In terms of preparing to liquidate a company, we offer the necessary advice and support needed to help shareholders & directors through the liquidation process. This applies to situations where the company is insolvent or solvent. The liquidation process is highly regulated; we have devised procedures to ensure the process runs smoothly and cost effectively, all deadlines are met, and reports are filed.

In solvent situations we manage the entire process from preparing the Declaration of Solvency and all the procedural steps necessary for the calling of the Extraordinary General Meeting (EGM). We assist with the necessary filing requirements and statutory notifications, as well as realising the assets of the company and effecting the most tax efficient distribution of any surplus.

In insolvent situations, we advise directors on their responsibilities and ensure all statutory measures have been taken to arrange the creditors meeting and prepare the statement of affairs.

We can also advise clients who are creditors of insolvent companies and worried about recouping their monies, including advising on retention of title where applicable. We can attend creditors’ meetings for clients to ensure their position is protected and included in the order of payment.

Creditors’ Voluntary Liquidation (CVL) – v – Members Voluntary Liquidation (MVL):

Creditors’ Voluntary Liquidation:

A Creditors’ Voluntary Liquidation is the liquidation of a Company that cannot pay its debts as they fall due. The process is initiated by the Company itself when the Directors realise that the Company is insolvent, they are bound by the Companies Acts to place the Company into liquidation.

Directors duties for an insolvent Company:

Must immediately act to protect the assets of the Company, prepare to cease trading and organise the orderly wind-down of the Company. Whilst it is the Directors duty to arrange the Creditors meeting, in practice, O’Donovan Lavin will assist in the arrangement of issuing notification to all classes of Creditors, the advertisement of legal notices in newspapers, the booking of a meeting room and, if required, the provision of a specialist insolvency solicitor.

Director requirements for the Creditors meeting:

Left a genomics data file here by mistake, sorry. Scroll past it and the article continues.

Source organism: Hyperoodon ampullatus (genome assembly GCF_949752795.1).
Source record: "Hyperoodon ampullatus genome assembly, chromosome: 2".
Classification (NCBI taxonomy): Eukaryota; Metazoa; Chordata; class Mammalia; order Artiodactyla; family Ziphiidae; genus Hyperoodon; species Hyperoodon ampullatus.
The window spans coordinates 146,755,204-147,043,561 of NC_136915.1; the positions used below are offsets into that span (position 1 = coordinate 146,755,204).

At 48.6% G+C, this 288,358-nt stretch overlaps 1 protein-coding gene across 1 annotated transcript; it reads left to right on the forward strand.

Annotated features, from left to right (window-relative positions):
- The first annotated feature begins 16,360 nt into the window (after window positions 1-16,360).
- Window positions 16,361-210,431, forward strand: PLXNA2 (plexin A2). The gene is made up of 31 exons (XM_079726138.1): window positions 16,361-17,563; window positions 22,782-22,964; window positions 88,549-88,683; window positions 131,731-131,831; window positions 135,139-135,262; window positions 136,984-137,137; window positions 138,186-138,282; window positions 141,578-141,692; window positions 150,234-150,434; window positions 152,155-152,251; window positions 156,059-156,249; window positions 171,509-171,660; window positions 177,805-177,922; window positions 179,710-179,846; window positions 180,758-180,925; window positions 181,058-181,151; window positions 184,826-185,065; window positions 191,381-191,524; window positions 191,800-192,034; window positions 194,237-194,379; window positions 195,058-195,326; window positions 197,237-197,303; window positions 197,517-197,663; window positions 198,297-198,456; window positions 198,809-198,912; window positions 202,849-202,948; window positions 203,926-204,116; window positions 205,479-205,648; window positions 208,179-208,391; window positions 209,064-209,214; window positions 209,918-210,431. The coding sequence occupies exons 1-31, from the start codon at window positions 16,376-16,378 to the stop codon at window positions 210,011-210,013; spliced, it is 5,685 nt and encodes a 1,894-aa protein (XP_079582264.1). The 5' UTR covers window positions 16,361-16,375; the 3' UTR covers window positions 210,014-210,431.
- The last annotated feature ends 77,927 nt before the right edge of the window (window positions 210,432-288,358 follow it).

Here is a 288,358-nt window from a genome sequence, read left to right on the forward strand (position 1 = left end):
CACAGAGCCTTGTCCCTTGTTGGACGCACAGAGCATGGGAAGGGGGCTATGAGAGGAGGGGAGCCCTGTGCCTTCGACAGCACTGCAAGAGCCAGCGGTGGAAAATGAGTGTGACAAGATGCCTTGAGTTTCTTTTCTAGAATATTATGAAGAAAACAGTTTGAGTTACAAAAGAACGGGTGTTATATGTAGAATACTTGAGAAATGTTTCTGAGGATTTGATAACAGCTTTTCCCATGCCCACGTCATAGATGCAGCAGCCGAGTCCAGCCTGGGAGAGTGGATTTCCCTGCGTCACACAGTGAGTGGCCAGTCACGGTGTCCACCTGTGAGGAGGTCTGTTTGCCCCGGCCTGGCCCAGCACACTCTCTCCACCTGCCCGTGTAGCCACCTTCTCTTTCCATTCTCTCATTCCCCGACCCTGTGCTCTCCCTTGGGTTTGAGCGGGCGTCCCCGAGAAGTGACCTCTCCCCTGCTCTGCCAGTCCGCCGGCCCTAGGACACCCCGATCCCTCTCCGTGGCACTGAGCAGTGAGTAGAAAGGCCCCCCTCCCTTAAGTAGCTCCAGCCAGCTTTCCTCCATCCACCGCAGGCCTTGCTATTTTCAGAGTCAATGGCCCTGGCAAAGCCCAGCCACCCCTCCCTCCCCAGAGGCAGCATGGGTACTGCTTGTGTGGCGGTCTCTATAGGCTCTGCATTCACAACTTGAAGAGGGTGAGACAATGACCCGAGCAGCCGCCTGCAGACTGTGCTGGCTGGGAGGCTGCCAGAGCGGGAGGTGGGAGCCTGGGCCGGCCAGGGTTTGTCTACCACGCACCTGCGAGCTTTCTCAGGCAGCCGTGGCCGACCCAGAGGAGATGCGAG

Directors are responsible for the presentation of two documents for the meeting of Creditors – The estimated Statement of Affairs of the Company and the Chairman’s Statement. The Estimated Statement of Affairs provides a summary of the existing assets and liabilities of the Company at the date of the said meeting. The Chairman’s Statement is a narrative of the Company history, detailing the Company background and outlining the primary reasons for the liquidation of the Company. These documents can be completed by the Directors with or without the assistance of their financial advisors.

Liquidators role after appointment at the Creditors Meeting:

  1. Take possession of all the Company’s assets, including books of account and other documents relevant to its affairs.
  2. Collate a list of people who are owed money and how much they are owed.
  3. Realise any assets and debtors of the Company.
  4. Liaise with employees to finalise any claim they may have against the Company. In the event that the Company does not have the funds available to meet the Redundancy and Insolvency (Arrears of Wages, Holiday Pay, Minimum Notice & Pension Contributions), the Liquidator will prepare all employee forms and liaise with the Department of Social Protection.
  5. Verify the validity of charges and any prior insolvency appointments.
  6. Disclaim any unprofitable contracts.
  7. Investigate into the Company’s affairs. The Liquidator has an obligation to prepare a report for the Director of Corporate Enforcement on or before the six month anniversary of the date of his appointment as Liquidator to the Company.
  8. Distribute any dividend to Creditors in line with their preferential status.

Members Voluntary Liquidation:

A Members Voluntary Liquidation is the process whereby a solvent Company winds down in an orderly fashion and the assets or cash left in the Company are distributed to the Shareholders.

When is an MVL suitable:

This method of liquidation is open to any solvent Company that has either discharged its debts or will undertake to discharge those debts within a 12 month period of time.

O’Donovan Lavin’s role in MVL process:

  1. Prepare all statutory documentation for the liquidation.
  2. Organise and schedule all various meetings required.
  3. Fixed fee approach – Inclusive of cost of advertising, filing fees and Solicitor/Commissioner of Oaths.
  4. Provide informative tax advice in advance of commencing the process.
  5. O’Donovan Lavin facilitate MVL meetings in our own offices.

Key advantage of an MVL:

Can be a tax efficient way for shareholders to extract funds from a Company on cessation of trade as a capital gain on shareholders’ funds will be subject to Capital Gains Tax. Where such funds were taken out as a salary or a dividend prior to the liquidation, these monies would be taxed at the shareholders marginal income tax rate.

Retirement Relief in an MVL:

Retirement Relief is relief on the Capital Gains Tax due from an MVL. It should be noted that an individual does not actually have to retire to avail of this relief, just to be over the age of 55.